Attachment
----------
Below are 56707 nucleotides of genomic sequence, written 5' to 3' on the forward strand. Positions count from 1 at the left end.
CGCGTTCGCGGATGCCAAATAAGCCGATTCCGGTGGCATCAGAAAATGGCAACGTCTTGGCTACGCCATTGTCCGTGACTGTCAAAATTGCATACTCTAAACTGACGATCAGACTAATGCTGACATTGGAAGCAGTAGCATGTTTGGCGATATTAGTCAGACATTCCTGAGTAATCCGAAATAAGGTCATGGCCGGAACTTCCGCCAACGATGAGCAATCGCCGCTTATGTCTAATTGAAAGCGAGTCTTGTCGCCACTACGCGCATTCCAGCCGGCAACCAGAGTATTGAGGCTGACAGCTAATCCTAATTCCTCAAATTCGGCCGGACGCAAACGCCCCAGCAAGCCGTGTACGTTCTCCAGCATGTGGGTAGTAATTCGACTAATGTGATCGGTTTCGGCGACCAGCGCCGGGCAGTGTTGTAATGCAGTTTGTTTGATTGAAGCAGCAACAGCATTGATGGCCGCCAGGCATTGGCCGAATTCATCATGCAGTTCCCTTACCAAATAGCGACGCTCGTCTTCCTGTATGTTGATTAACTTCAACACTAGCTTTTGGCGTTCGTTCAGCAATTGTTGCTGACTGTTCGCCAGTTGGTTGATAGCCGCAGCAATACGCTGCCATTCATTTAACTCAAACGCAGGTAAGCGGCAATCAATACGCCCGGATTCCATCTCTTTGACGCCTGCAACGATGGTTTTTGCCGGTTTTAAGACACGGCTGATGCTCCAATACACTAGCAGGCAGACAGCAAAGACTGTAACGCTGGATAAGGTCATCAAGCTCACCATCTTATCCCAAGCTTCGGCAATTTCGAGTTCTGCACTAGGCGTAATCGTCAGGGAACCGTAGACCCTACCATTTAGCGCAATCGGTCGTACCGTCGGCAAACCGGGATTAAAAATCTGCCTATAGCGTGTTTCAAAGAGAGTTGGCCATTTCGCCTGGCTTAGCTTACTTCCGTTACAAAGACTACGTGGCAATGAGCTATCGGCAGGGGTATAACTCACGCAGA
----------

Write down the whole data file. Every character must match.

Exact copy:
Below are 56707 nucleotides of genomic sequence, written 5' to 3' on the forward strand. Positions count from 1 at the left end.
CGCGTTCGCGGATGCCAAATAAGCCGATTCCGGTGGCATCAGAAAATGGCAACGTCTTGGCTACGCCATTGTCCGTGACTGTCAAAATTGCATACTCTAAACTGACGATCAGACTAATGCTGACATTGGAAGCAGTAGCATGTTTGGCGATATTAGTCAGACATTCCTGAGTAATCCGAAATAAGGTCATGGCCGGAACTTCCGCCAACGATGAGCAATCGCCGCTTATGTCTAATTGAAAGCGAGTCTTGTCGCCACTACGCGCATTCCAGCCGGCAACCAGAGTATTGAGGCTGACAGCTAATCCTAATTCCTCAAATTCGGCCGGACGCAAACGCCCCAGCAAGCCGTGTACGTTCTCCAGCATGTGGGTAGTAATTCGACTAATGTGATCGGTTTCGGCGACCAGCGCCGGGCAGTGTTGTAATGCAGTTTGTTTGATTGAAGCAGCAACAGCATTGATGGCCGCCAGGCATTGGCCGAATTCATCATGCAGTTCCCTTACCAAATAGCGACGCTCGTCTTCCTGTATGTTGATTAACTTCAACACTAGCTTTTGGCGTTCGTTCAGCAATTGTTGCTGACTGTTCGCCAGTTGGTTGATAGCCGCAGCAATACGCTGCCATTCATTTAACTCAAACGCAGGTAAGCGGCAATCAATACGCCCGGATTCCATCTCTTTGACGCCTGCAACGATGGTTTTTGCCGGTTTTAAGACACGGCTGATGCTCCAATACACTAGCAGGCAGACAGCAAAGACTGTAACGCTGGATAAGGTCATCAAGCTCACCATCTTATCCCAAGCTTCGGCAATTTCGAGTTCTGCACTAGGCGTAATCGTCAGGGAACCGTAGACCCTACCATTTAGCGCAATCGGTCGTACCGTCGGCAAACCGGGATTAAAAATCTGCCTATAGCGTGTTTCAAAGAGAGTTGGCCATTTCGCCTGGCTTAGCTTACTTCCGTTACAAAGACTACGTGGCAATGAGCTATCGGCAGGGGTATAACTCACGCAGA